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Morocco’s Mohammed VI must decide

Protests in Morocco have not been as intense as in many neighbouring nations, despite some outbreaks of violence. However, if he is to avoid more alarming scenes, the monarch must take some big decisions – and soon.


Moroccan Interior Minister Tayeb Cherkaoui addresses the press.

February 20 was Morocco’s “Day of Dignity” but it ended in violence and ignominy as five people died engulfed by flames in a ransacked bank after what had begun as a protest against a rigid political system turned violent in some of the North African country’s most deprived urban areas. The contrast between the orderly demonstrations in many cities including the capital, where banners were raised and slogans in favour of greater democracy were chanted without causing incident, and the rampaging mobs in the streets of many northern towns such as Alhucemas, where the fatalities occurred, could not be more stark. And, given the broader context of revolts sweeping the region, King Mohammed VI cannot duck the biggest decision of a 12-year reign which began with encouraging strides in terms of civil liberties, but has become increasingly bogged down in corruption and a grey political scene which does not engage the majority of the population.

The two faces of protest suggest two diverging paths open to the monarch. He can listen to the articulate demands for constitutional reform, reducing his own powers to the summoning of governments and hand over sovereign power to a freely elected parliament. This would confirm the faith European leaders such as Spain’s Zapatero continue to show in Morocco and also hand over the daily concerns of the nation to a genuinely representative prime minister. The downside for Mohammed VI is that such a course of action would not help the monarch’s vast business interests, in which state policy and the needs of his burgeoning personal fortune have tended to intermingle. Or he could attempt to consolidate royal power by setting himself up as the saviour of the nation’s poor, castigating existing ministers and officials as Jordan’s King Abdullah II did at the first hint of revolt and majestically overseeing the satisfaction of some material grievances. In this scenario, Fouad Ali el Himma, the king’s old friend who has positioned himself as a future visir with the formation of his patriotic Party of Authenticity and Modernity, would be the obvious choice to do the palace’s bidding.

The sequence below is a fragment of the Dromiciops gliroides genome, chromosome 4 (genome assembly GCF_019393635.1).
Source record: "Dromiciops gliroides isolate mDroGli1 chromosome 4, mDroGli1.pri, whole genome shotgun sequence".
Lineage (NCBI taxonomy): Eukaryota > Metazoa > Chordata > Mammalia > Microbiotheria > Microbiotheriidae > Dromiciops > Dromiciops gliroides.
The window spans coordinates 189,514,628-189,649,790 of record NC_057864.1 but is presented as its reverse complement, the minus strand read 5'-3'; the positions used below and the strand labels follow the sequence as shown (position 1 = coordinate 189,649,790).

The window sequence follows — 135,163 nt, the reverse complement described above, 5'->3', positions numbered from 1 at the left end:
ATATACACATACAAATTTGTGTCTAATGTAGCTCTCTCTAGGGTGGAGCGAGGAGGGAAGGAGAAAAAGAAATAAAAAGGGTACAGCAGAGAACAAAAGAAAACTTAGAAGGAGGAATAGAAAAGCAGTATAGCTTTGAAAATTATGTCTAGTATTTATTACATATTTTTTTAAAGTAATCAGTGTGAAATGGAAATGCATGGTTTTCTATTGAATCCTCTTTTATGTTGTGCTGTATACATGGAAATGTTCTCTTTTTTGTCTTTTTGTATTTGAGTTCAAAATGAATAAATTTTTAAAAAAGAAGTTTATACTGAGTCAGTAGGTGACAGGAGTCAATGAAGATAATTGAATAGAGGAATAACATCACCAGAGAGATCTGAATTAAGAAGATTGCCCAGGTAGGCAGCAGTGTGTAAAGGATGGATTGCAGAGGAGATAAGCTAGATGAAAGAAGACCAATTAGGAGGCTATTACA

More democracy or less democracy; to be a reforming monarch or a populist king. The choices for Mohammed VI are clear, but his initial response to Sunday’s events offer few clues to which direction he will eventually take. Rejecting the idea of “ceding to demagoguery,” the king said he would continue to work to construct “an effective democracy, which goes hand in hand with sustainable human development.”

The suggestion is that he wishes to continue to pull at the strings of a technocratic government, but there is sufficient leeway there for him to take on board –if pushed– the need for reforms. Or will he be pulled into a rearguard saving of his own skin by mass unrest? Either way, he cannot wait too long to decide.

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Published: Feb 23 2011
Category: Politics
Republication: Creative Commons, non-commercial
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